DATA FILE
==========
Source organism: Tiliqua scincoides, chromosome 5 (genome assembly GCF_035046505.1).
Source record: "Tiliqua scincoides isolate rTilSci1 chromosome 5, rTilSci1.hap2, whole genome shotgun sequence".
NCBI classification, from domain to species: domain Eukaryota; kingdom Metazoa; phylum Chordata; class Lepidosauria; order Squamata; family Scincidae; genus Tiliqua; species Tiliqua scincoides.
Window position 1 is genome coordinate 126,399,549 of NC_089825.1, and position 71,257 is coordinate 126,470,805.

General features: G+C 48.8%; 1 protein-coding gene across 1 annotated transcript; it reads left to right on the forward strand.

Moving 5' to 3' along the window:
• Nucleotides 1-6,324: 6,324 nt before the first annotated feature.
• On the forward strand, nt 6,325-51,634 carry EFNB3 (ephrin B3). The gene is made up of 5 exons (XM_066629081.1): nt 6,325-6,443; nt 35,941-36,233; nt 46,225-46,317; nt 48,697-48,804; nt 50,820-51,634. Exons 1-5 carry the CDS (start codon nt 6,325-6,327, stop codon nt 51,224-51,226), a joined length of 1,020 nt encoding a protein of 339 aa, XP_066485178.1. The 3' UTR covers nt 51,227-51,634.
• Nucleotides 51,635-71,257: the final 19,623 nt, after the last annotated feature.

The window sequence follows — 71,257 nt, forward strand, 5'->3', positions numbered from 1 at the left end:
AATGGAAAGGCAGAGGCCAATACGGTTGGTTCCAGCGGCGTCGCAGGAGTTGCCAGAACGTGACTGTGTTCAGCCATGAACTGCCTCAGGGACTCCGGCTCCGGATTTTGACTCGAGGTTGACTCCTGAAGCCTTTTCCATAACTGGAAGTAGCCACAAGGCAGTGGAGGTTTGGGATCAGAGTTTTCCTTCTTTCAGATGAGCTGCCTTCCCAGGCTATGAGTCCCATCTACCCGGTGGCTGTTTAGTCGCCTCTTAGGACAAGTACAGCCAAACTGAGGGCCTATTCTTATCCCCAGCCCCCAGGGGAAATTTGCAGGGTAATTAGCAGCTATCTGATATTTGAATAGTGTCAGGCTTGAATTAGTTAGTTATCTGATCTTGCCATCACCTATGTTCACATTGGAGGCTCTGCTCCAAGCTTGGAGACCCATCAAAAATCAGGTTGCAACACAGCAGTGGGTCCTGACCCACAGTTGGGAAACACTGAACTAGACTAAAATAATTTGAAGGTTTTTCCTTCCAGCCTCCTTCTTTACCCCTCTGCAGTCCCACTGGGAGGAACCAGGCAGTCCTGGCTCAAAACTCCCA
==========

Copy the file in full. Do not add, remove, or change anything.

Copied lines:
Source organism: Tiliqua scincoides, chromosome 5 (genome assembly GCF_035046505.1).
Source record: "Tiliqua scincoides isolate rTilSci1 chromosome 5, rTilSci1.hap2, whole genome shotgun sequence".
NCBI classification, from domain to species: domain Eukaryota; kingdom Metazoa; phylum Chordata; class Lepidosauria; order Squamata; family Scincidae; genus Tiliqua; species Tiliqua scincoides.
Window position 1 is genome coordinate 126,399,549 of NC_089825.1, and position 71,257 is coordinate 126,470,805.

General features: G+C 48.8%; 1 protein-coding gene across 1 annotated transcript; it reads left to right on the forward strand.

Moving 5' to 3' along the window:
• Nucleotides 1-6,324: 6,324 nt before the first annotated feature.
• On the forward strand, nt 6,325-51,634 carry EFNB3 (ephrin B3). The gene is made up of 5 exons (XM_066629081.1): nt 6,325-6,443; nt 35,941-36,233; nt 46,225-46,317; nt 48,697-48,804; nt 50,820-51,634. Exons 1-5 carry the CDS (start codon nt 6,325-6,327, stop codon nt 51,224-51,226), a joined length of 1,020 nt encoding a protein of 339 aa, XP_066485178.1. The 3' UTR covers nt 51,227-51,634.
• Nucleotides 51,635-71,257: the final 19,623 nt, after the last annotated feature.

The window sequence follows — 71,257 nt, forward strand, 5'->3', positions numbered from 1 at the left end:
AATGGAAAGGCAGAGGCCAATACGGTTGGTTCCAGCGGCGTCGCAGGAGTTGCCAGAACGTGACTGTGTTCAGCCATGAACTGCCTCAGGGACTCCGGCTCCGGATTTTGACTCGAGGTTGACTCCTGAAGCCTTTTCCATAACTGGAAGTAGCCACAAGGCAGTGGAGGTTTGGGATCAGAGTTTTCCTTCTTTCAGATGAGCTGCCTTCCCAGGCTATGAGTCCCATCTACCCGGTGGCTGTTTAGTCGCCTCTTAGGACAAGTACAGCCAAACTGAGGGCCTATTCTTATCCCCAGCCCCCAGGGGAAATTTGCAGGGTAATTAGCAGCTATCTGATATTTGAATAGTGTCAGGCTTGAATTAGTTAGTTATCTGATCTTGCCATCACCTATGTTCACATTGGAGGCTCTGCTCCAAGCTTGGAGACCCATCAAAAATCAGGTTGCAACACAGCAGTGGGTCCTGACCCACAGTTGGGAAACACTGAACTAGACTAAAATAATTTGAAGGTTTTTCCTTCCAGCCTCCTTCTTTACCCCTCTGCAGTCCCACTGGGAGGAACCAGGCAGTCCTGGCTCAAAACTCCCA